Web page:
Ukraine said Sunday, Nov. 5, it had opened a criminal investigation after a Russian missile strike killed multiple soldiers during what media reports said was an "award ceremony" near the frontline this week.

At least 20 soldiers were reported to have been killed in the attack, which local media said took place on Friday as a brigade gathered to receive awards in Ukraine's southern Zaporizhzhia region.

"This is a tragedy that could have been avoided," Ukrainian President Volodymyr Zelensky said in an evening address Sunday.

"A criminal investigation has been registered into the tragedy," he added.

AFP was not able to immediately verify the circumstances of the strike or the number of people killed.

The Ukrainian army confirmed on Saturday that a number of soldiers from its 128th Mountain Assault Brigade had been killed in a missile strike the day before, but did not provide casualty figures.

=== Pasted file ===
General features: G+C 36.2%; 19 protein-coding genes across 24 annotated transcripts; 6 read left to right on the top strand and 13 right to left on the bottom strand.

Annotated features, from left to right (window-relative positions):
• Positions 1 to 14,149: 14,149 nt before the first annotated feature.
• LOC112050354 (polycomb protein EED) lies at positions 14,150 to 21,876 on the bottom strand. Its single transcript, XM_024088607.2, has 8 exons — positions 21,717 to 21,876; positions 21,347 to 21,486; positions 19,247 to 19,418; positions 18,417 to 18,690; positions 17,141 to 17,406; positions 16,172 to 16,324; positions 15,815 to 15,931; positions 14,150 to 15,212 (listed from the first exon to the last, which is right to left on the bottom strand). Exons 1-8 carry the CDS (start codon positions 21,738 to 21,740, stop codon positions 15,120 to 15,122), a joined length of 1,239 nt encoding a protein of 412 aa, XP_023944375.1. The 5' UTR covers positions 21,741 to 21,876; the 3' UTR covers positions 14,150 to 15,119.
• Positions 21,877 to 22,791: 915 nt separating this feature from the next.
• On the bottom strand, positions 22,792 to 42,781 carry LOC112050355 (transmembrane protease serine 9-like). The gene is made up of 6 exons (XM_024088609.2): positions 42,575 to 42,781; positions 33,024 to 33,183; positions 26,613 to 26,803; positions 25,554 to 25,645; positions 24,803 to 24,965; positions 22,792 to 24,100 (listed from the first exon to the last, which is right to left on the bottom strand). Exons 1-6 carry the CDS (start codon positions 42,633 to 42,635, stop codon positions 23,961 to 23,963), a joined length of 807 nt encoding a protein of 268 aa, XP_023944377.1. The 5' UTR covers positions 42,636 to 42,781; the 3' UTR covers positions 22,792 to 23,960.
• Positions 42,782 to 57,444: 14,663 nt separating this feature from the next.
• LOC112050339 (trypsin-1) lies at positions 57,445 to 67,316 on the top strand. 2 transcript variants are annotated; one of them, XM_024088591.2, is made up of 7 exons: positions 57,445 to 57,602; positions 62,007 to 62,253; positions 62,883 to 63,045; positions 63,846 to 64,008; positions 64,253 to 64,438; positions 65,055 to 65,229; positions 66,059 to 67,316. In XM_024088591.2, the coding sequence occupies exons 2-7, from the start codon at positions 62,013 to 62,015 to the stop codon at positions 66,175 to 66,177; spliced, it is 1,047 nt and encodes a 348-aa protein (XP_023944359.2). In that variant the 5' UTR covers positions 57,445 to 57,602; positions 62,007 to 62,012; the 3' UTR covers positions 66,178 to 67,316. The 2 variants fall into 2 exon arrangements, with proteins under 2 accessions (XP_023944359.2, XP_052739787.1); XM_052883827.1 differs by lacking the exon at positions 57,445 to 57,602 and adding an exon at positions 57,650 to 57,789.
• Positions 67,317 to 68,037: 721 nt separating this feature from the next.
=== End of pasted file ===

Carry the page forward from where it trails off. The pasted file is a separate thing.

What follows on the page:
"(Russia) fired an Iskander-M missile at the personnel of the 128th Mountain Assault Brigade, killing the soldiers and causing injuries of varying severity to local residents," the army said.

One Ukrainian soldier said on social media that 22 people from the brigade had been killed, criticising commanders for having held the ceremony.

"Everyone is writing that 'Heroes died'. Although it is more appropriate to write 'Heroes became victims'," soldier Ivan Savytskyy said.

"They became victims of military rudimentary traditionalism in its worst form," he said.

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Russia said in a defence ministry briefing Saturday that it had inflicted a "fire defeat" on a Ukrainian assault unit in Zaporizhzhia and that up to 30 people had been killed.

Ukraine's western Zakarpattia region, where the assault brigade is based, will observe a three-day mourning period starting Monday, local governor Victor Mykyta said.

"Our heroes are alive as long as the memory of them and their deeds lives on," he said Sunday.

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Award ceremonies can be help at any time and place. Holding one on the front line was foolish beyond belief.